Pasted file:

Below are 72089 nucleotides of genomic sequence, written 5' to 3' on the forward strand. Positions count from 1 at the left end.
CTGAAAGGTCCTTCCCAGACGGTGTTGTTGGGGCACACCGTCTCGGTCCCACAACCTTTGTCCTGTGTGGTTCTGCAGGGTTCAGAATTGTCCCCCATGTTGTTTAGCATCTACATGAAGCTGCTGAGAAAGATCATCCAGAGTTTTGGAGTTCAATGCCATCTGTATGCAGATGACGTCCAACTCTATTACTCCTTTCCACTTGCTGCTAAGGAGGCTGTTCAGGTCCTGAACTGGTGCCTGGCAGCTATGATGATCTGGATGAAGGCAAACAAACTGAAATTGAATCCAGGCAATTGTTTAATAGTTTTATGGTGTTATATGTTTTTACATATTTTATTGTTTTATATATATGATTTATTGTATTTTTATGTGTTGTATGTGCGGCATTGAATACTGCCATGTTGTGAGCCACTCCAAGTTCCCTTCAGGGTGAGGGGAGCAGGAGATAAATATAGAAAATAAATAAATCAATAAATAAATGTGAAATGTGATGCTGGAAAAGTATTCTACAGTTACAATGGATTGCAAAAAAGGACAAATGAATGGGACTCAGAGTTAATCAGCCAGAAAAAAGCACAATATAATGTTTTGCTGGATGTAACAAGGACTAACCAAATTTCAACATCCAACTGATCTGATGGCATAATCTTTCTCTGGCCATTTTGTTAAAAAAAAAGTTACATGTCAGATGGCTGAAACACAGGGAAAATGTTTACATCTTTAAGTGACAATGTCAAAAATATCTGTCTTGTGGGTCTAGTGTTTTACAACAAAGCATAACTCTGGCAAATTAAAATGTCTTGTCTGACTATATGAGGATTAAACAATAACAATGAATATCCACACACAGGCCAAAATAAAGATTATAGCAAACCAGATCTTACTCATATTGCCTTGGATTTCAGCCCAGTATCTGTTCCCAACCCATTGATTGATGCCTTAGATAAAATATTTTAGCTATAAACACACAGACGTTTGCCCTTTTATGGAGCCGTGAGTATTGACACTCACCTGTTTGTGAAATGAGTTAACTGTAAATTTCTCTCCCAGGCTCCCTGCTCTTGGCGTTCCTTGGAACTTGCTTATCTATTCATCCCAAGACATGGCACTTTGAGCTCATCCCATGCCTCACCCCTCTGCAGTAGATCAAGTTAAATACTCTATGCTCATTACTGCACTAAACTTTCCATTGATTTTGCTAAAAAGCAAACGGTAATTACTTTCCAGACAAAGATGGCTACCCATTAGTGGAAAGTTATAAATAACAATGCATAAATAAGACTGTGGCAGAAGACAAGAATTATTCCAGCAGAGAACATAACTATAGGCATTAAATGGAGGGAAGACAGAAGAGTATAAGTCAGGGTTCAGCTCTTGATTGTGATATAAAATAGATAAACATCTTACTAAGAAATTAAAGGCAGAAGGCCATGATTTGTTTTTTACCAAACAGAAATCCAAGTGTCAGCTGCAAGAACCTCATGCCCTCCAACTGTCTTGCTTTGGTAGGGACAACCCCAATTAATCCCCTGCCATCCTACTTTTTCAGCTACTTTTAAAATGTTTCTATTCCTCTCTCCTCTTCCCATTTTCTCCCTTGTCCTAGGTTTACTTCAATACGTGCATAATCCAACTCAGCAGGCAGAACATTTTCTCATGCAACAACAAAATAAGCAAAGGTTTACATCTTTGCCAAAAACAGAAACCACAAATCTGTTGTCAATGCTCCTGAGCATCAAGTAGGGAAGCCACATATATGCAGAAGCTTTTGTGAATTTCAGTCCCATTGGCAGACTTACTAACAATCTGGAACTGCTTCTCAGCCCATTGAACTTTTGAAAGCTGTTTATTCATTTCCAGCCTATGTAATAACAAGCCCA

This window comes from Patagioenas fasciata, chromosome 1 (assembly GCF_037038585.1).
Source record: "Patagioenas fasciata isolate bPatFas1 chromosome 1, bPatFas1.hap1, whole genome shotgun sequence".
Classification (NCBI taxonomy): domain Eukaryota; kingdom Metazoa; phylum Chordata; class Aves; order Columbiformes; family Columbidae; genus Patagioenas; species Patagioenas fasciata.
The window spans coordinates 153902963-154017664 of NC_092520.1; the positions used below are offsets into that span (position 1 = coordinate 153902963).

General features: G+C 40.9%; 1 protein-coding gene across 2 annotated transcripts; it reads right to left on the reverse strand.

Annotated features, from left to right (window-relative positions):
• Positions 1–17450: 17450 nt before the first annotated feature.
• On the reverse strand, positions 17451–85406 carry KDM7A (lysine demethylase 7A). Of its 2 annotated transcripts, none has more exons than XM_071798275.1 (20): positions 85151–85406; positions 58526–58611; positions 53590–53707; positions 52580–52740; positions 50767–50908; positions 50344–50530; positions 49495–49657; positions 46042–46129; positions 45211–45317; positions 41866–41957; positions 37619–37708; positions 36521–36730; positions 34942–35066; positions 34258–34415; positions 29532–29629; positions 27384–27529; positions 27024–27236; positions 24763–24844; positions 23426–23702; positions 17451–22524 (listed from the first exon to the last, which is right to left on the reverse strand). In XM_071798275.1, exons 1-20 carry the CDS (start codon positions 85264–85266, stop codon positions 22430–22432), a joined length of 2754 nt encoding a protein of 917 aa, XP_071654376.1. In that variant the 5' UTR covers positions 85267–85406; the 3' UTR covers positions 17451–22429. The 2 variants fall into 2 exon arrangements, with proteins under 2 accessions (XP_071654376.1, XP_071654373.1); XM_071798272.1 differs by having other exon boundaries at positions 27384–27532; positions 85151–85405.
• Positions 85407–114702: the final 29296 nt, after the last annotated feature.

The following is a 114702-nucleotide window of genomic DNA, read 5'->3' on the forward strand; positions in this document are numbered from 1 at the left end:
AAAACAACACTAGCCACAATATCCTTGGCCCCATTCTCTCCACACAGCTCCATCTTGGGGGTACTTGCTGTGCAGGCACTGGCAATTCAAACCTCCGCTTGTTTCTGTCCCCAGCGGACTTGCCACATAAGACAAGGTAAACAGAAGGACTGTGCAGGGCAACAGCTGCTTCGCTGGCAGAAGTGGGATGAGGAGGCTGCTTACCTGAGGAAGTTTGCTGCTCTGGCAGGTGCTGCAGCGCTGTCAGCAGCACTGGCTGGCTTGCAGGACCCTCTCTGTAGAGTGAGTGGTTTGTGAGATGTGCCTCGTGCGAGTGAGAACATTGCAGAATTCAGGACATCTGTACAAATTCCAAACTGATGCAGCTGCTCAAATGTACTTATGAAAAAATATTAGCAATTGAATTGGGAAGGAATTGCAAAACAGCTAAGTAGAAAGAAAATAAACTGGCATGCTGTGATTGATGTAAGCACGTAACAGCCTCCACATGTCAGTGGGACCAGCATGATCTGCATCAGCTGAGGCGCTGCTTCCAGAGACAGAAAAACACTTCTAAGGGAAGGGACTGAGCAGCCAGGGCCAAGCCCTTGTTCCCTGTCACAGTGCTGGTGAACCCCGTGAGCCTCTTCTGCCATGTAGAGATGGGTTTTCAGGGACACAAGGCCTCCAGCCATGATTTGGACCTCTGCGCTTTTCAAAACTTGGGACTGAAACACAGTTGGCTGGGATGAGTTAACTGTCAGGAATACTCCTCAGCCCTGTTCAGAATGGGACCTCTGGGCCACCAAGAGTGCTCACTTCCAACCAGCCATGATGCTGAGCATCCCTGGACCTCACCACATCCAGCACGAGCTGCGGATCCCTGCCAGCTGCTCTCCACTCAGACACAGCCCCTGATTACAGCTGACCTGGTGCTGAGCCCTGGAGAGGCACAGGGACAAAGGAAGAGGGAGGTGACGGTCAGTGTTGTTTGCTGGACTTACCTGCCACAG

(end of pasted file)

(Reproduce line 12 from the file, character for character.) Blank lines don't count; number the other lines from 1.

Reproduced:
The following is a 114702-nucleotide window of genomic DNA, read 5'->3' on the forward strand; positions in this document are numbered from 1 at the left end: